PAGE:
Consider the Floor Plan before Buying a Lot

Once you have purchased the land on which to build your new house, you are basically locked into the type of floor plan you can use. Unless the lot contains sufficient room to allow a multitude of possibilities, the size and shape of the lot will dictate the type of house you can build. 

Long thin lots may be acceptable for smaller homes or for those with more than one floor, but a long flat ranch house probably will offer a challenge. Remember that most communities have certain rules concerning set-back and side buffers that will shrink the size of available building space. 

Imagine a lot that is 60-feet wide and 100-feet deep, in an area with a 20-foot set back requirement and a 10-foot required buffer. Your lot now has an available building area of 70-feet deep and 40-feet wide. A typical two-car garage will eat up about 24 feet and if placed on the side of the house, will only allow for a house about 16 feet wide. This is not a common size for a ranch house.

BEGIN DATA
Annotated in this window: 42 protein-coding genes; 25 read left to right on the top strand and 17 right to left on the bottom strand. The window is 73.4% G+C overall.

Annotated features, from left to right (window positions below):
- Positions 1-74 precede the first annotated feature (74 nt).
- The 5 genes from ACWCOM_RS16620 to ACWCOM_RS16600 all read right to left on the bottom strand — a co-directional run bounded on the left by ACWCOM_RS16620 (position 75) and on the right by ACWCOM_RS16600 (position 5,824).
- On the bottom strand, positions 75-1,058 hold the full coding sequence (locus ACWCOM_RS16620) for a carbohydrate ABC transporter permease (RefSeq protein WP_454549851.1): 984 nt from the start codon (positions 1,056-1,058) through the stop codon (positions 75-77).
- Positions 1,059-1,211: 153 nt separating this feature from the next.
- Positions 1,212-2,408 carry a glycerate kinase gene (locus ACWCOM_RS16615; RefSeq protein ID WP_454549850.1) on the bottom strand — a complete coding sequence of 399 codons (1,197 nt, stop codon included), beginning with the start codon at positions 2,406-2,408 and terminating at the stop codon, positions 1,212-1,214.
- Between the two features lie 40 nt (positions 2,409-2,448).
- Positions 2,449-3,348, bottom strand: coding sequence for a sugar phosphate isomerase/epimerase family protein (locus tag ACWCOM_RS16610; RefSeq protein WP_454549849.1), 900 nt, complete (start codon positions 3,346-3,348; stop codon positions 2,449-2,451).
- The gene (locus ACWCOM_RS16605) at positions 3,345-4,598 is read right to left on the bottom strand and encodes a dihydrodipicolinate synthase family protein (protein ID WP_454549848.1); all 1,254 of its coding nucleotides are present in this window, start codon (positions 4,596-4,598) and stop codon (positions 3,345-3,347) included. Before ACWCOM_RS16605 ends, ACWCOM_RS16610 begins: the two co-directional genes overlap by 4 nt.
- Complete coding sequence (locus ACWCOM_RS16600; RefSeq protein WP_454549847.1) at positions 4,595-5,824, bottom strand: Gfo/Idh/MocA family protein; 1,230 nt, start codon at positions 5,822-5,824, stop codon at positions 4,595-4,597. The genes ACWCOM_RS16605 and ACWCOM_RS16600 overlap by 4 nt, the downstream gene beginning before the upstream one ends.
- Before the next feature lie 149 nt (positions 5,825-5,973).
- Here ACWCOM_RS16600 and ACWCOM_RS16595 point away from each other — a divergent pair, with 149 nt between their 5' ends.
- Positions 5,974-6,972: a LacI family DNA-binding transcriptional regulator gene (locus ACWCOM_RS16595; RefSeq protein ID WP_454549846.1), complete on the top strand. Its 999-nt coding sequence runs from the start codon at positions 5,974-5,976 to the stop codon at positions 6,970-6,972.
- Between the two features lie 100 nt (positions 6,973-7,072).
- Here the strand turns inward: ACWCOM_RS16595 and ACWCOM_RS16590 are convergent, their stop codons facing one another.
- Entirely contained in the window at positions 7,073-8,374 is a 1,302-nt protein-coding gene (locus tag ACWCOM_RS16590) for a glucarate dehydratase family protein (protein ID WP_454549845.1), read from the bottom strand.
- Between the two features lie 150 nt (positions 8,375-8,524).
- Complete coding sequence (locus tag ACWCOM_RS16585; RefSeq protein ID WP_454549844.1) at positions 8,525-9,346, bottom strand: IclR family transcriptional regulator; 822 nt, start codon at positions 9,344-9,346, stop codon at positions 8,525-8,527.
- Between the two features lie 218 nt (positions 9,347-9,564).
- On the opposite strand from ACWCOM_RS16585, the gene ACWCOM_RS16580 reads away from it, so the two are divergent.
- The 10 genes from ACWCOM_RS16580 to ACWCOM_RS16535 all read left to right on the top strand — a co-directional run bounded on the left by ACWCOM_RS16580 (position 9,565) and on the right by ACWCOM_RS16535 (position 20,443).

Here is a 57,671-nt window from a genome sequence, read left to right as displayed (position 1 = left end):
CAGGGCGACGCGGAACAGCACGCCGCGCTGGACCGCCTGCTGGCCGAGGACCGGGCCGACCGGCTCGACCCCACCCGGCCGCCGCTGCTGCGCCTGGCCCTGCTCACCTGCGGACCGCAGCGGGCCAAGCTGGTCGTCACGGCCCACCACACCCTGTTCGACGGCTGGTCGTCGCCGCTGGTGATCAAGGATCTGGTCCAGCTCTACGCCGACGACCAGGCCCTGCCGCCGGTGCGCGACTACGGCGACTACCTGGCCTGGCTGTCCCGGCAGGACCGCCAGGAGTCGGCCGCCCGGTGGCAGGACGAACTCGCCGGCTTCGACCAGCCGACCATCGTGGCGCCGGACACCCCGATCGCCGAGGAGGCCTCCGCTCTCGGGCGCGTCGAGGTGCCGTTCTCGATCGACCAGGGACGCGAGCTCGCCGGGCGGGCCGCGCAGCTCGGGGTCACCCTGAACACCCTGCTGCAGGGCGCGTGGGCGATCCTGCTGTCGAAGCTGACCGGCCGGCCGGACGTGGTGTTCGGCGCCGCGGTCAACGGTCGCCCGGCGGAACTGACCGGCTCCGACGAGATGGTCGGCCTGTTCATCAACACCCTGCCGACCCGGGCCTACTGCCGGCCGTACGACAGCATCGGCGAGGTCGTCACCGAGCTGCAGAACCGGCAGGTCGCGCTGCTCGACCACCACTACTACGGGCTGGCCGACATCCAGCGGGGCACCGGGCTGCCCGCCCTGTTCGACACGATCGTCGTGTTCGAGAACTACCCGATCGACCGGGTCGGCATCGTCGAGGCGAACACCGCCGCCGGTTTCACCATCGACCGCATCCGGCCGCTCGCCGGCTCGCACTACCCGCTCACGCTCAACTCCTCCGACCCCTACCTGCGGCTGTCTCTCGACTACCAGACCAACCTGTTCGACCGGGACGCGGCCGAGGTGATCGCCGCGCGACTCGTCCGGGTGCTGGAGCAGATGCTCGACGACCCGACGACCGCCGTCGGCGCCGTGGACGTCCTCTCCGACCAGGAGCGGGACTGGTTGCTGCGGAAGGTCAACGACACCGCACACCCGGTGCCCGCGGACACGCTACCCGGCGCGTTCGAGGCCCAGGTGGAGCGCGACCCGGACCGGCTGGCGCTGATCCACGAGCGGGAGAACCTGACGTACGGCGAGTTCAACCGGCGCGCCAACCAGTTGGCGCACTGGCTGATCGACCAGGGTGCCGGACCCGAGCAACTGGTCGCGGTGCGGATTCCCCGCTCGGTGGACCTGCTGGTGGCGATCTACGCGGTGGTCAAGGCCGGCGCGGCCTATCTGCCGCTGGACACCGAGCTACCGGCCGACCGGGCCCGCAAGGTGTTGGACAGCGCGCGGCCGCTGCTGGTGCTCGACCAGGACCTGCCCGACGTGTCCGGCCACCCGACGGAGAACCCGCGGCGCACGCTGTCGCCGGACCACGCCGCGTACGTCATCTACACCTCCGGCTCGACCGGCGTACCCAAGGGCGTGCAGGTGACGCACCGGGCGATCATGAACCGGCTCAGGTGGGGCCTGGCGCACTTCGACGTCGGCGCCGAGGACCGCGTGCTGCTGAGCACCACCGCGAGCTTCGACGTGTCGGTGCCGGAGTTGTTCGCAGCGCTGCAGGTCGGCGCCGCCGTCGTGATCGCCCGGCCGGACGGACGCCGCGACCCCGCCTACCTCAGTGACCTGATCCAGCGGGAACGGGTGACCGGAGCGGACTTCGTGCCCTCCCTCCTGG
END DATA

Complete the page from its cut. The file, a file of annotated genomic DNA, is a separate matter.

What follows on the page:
A so-called city ranch, that is a one-level ranch style house with the floor plans turned 90-degrees are often built on this size lot, but even with a depth of 16 feet, is not considered large by most standard. A two-story colonial, or cape cod style home would be better suited to this size lot. 

If you have fallen in love with floor plans for a house that will require a half acre lot, then that is the minimum you should be looking to buy. It never hurts to have more land than needed on which to build your house, but not having enough can be troublesome. Always check local building codes about requirements for space needed between the house and the boundary line. Also, do not take the seller’s word for it as they may either not know, or intentionally misinform you to make the sale.

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